Image: Unsplash
Image: Unsplash

Deciding to take a year out of university for mental health

CW: discussion of mental health, mention of self-harm and overdose

The importance of mental health is rightly being discussed more frequently in today’s globally interconnected world. Around a third of University students suffer from poor mental health enough to justify needing professional help of some form.

I was no exception, having a history of mental health issues going back from when I was sixteen. I thought university would be the environment I thrived in, and initially, it appeared to be that way. I got into a relationship for the first time, made lots of friends quickly and enjoyed the independence university gave me. Looking back, I can see how my mental health was deteriorating. I was attending less than half of my contact hours, not exercising as much as I had at school and was developing an unhealthy relationship with alcohol.

Things went from bad to worse at the start of my second year. Within a month of starting my first term, I had gone through a difficult breakup, was behaving aggressively towards friends and flatmates and was even briefly hospitalised due to a painkiller overdose.

I was made aware of the ability to temporarily withdraw from university

While I was navigating the maze that was Warwick Wellbeing services, in a meeting with my personal tutor I was made aware of the ability to temporarily withdraw from university. It was a huge decision for me to make, involving essentially dropping everything I had known and worked towards. However, after falling into a cycle of drinking, self-harming and feeling completely isolated within my student house, I decided to fill out the application and leave university just two months into my second year.

The initial few months of being at home were extremely difficult. It was difficult to process the situation I was in and it wasn’t helped by developing bronchitis over the festive period. There were short-term challenges, but it allowed me to focus on my mental health without the pressures of university life. A two-month detox from social media helped a lot as well, as I was no longer tempted to contact people that I had difficult relationships with. It also helped reduce the feeling that I was failing by making the decision to leave. Not having pressures of deadlines meant that I was able to go on a course of counselling to fully address the issues I had.

By February I was well enough to get a job, I was beginning to build new friendships and reconnect with old school friends. I was able to confront issues, such as not exercising and drinking, head-on to set them right. Working full time also taught me lessons I wouldn’t learn in a seminar room or lecture theatre.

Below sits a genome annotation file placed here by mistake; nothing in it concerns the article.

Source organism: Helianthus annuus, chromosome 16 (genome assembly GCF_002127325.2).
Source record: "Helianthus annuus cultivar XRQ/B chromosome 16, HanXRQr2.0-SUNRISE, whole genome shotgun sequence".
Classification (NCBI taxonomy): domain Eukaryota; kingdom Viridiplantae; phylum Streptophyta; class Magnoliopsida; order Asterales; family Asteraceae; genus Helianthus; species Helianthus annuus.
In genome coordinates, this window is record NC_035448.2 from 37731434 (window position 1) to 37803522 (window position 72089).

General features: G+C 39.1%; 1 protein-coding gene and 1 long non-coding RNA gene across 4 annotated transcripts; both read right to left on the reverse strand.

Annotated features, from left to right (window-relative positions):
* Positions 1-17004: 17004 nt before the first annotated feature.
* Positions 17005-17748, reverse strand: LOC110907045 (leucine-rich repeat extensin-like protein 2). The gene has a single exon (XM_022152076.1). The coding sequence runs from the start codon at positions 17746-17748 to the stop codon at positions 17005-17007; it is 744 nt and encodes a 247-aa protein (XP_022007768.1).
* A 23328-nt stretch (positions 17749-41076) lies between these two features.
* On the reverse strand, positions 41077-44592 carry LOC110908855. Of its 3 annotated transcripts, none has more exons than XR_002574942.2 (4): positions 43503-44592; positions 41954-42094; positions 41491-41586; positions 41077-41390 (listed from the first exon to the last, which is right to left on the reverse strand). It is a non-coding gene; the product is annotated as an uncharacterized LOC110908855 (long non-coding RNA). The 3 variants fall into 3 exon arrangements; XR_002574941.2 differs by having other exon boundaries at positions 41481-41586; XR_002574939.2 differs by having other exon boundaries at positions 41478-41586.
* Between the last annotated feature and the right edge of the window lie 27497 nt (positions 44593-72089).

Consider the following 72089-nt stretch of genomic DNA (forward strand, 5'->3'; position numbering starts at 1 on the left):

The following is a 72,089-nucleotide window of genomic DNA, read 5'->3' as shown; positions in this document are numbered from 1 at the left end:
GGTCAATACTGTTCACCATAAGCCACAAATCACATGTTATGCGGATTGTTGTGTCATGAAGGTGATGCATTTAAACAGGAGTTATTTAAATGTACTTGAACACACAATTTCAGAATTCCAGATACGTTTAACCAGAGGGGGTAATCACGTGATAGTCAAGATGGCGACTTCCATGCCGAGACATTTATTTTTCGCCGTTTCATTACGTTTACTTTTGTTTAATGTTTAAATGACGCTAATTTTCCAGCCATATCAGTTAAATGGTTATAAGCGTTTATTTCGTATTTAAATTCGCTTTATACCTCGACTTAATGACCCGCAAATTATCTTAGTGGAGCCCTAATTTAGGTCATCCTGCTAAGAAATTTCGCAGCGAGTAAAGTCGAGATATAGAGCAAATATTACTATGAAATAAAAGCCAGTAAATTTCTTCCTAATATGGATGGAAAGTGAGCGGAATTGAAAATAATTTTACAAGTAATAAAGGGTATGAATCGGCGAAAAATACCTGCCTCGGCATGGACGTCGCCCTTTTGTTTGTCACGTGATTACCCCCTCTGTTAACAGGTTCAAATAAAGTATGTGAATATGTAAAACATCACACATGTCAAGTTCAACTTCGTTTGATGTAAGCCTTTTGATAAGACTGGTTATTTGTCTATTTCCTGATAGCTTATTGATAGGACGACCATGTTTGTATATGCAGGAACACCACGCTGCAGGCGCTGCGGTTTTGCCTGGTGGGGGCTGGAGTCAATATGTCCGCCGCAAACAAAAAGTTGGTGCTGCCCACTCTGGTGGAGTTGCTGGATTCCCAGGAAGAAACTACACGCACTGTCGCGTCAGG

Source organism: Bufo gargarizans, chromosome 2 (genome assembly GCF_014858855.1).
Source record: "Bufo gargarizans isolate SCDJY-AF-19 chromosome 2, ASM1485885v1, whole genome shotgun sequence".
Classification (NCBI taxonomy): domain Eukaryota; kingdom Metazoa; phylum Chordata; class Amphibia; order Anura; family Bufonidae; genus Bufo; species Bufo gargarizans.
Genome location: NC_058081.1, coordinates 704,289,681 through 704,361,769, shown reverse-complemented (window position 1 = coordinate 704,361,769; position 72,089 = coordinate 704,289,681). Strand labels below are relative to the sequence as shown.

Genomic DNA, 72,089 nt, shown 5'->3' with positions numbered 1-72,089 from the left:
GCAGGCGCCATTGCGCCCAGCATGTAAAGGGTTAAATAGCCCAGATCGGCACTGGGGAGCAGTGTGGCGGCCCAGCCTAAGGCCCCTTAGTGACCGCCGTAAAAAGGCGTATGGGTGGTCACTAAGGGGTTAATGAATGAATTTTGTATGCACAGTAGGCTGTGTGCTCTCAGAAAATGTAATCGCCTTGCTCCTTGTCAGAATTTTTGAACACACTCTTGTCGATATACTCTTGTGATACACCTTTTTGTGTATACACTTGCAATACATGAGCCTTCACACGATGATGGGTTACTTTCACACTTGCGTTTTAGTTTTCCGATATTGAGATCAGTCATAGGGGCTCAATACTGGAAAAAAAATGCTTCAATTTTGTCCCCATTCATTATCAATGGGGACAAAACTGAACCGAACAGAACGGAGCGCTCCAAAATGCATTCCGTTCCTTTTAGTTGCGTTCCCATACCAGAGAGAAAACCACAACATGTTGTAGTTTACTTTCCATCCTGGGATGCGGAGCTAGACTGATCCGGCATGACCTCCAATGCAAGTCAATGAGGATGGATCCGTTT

I realised that I had made the right decision to withdraw the year before

Returning to Warwick to fully complete my second year was certainly a scary prospect, I only had a handful of friends left there. I was able to apply for on-campus accommodation, but I worried that living with first years as an older student would be an issue. In reality, it turned out that living on campus would help me meet lots of different people.

By the end of the first term in December, I realised that I had made the right decision to withdraw the year before. Despite only knowing a few people on campus and term being disrupted by strike action, I had made many friends, was an active member of different societies and academically performing better than I had done before.

I am more myself than I ever was

Everyone at Warwick has had a fairly tough year, with strike action throughout and the challenges that came with moving term three online. The time I spent focusing on myself and my mental health helped me to create resilience to events that I cannot control, such as those that happened this year. Despite only really being two terms long, I have been able to fully enjoy my second year, while still working on my degree and involving myself in extracurricular activities.

Poor mental health is never just being a bit miserable, stressed or anxious. In fact, at times, you can think you are happy but be showing a variety of unhealthy behaviours. Taking time off from university may seem like a huge change to make, but sometimes it is the right change. For me, I was finally able to take the time to work on my mental health and build resilience. I am more myself than I ever was, and the year off not only made me a better person to myself but to other people.

For anyone who has been affected by the issues raised in this article, there are lots of places you can turn to for help and support. Warwick Wellbeing Support Services are available through the Wellbeing Portal, online or over the phone. NHS Coventry and Warwickshire Partnership Trust are offering online or over the phone urgent support for anyone suffering from mental health issues. More information can be found on their website. Charities such as MIND also have information, guidance and support available online.

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